Artists boycott British Art Show after Manchester gallery censorship row

By Ian Youngs
Entertainment & arts reporter

  • Published
Work by Andy Holden at British Art Show 9 at Whitworth Art GalleryImage source, Michael Pollard
Image caption,
The Whitworth Art Gallery is showing works by three artists, including Andy Holden, as part of the British Art Show 9

A major exhibition featuring the cream of current British artists has opened in Manchester despite a boycott by more than half of them, including a number of Turner Prize winners and nominees.

The British Art Show is being staged at four venues across the city.

But 26 artists have pulled out in protest after accusations of censorship at a controversial 2021 exhibition at one of the galleries, the Whitworth.

They are also unhappy about reports its director was being "forced out".

Signs at the British Art Show, which is held every five years, say artists have taken "multiple positions of resistance" following "the external pressure to silence calls for Palestinian solidarity in 2021".

Those boycotting include Tai Shani, Oscar Murillo and Helen Cammock, three artists who shared the Turner Prize in 2019, and Heather Phillipson and Sin Wai Kin, who are nominated for the award this year.

Image caption,
The Whitworth Art Gallery in Manchester

Nineteen artists are still taking part, with some referencing the furore, such as Hardeep Pandhal, whose work is titled Headlines (Withdrawn Artist Reluctantly Participates In Exhibition).

"A number of artists have chosen to withdraw, and there were some very involved conversations around those tactics, and there were many different views," Hammad Nasar, one of the show's curators, said.

He said they had "made space for that withdrawal to be noticed" by highlighting it in the exhibition.

Mr Nasar added: "I'm a firm believer that the exhibition is a place where we have an opportunity to hold space, to give voice to issues. We want to use that space, and there are artists who have done that - who have done that directly, who have done that playfully, who have alluded to it."

The row dates back to last summer's exhibition at the Whitworth by investigative human rights group Forensic Architecture, which displayed a statement accusing Israeli police of "ethnic cleansing", and said Palestinians were engaged in a struggle against "apartheid and colonisation".

Several groups, including UK Lawyers for Israel, complained that the statement was "factually incorrect and dangerously one-sided".

The statement was removed, but when Forensic Architecture threatened to close the exhibition as a result, the statement was reinstated with the addition of what the Whitworth described as "a space which gives voice to different perspectives".

In February, the Guardian reported that Alistair Hudson, director of the Whitworth, had been "asked to leave" by the University of Manchester, which owns the gallery, after "a series of complaints" by UK Lawyers for Israel.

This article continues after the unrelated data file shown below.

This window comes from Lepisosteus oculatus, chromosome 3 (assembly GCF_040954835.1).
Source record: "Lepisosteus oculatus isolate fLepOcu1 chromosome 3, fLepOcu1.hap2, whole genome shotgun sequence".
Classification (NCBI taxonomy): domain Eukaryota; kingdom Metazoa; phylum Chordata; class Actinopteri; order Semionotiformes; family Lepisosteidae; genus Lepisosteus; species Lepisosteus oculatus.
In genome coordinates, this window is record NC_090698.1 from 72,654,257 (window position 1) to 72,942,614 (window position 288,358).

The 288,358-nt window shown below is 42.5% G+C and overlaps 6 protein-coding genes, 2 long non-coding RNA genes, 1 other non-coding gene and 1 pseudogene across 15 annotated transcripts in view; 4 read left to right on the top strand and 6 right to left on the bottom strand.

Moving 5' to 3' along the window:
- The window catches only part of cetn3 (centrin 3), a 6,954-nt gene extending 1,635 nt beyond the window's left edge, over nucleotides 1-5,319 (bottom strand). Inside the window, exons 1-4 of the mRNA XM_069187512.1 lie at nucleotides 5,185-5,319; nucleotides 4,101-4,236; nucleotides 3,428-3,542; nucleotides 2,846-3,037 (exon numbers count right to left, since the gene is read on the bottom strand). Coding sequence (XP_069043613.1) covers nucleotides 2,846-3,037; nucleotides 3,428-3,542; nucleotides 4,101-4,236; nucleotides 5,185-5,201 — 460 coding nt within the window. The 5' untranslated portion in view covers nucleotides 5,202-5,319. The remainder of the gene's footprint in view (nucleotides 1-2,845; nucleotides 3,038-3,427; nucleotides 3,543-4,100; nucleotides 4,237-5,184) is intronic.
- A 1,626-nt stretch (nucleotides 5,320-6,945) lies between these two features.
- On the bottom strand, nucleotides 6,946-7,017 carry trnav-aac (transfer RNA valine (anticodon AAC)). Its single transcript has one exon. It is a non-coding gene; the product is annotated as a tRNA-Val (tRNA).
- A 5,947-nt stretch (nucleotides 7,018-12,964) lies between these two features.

That sparked protests from those who accused the university of succumbing to pressure, and stifling artistic expression.

Jonathan Turner, chief executive of UK Lawyers for Israel, said: "There was no external pressure to silence calls for Palestinian solidarity.

"There were objections to false allegations regarding Israel in an introductory statement to the Forensic Architecture exhibition, and to the gallery director's false claim made to the university's vice-chancellor that the accuracy of this statement had been checked."

'Power of withdrawal'

Earlier this month, a statement was issued on behalf of the 26 artists withdrawing from the British Art Show. It said they were "appalled by the University of Manchester's attempt to force the Whitworth director to resign" and the "lack of clarity on his employment status, which further hinders the space for those who stand for academic and artistic freedom".

The university has denied asking Mr Hudson to leave. He is still in position as director of the Whitworth as well as the city council-owned Manchester Art Gallery. He declined to comment.

The university denied suppressing artistic and academic freedoms and said it had not "bowed to external pressures as has been suggested".

It added: "Indeed, the university went to great lengths to ensure that the exhibition in question proceeded uncensored and remained opened for the full period that had been planned."

Image source, Michael Pollard
Image caption,
The British Art Show is in Manchester until 4 September

The British Art Show tours to several UK cities. Its ninth iteration has already visited Aberdeen and Wolverhampton, and will conclude its tour in Plymouth.

Brian Cass, senior curator of Hayward Gallery Touring, which runs the show, said: "We recognise, acknowledge and support that a number of artists have felt that the power of withdrawal is an effective action.

"We also support how other artists have taken positions in response to certain media reports."

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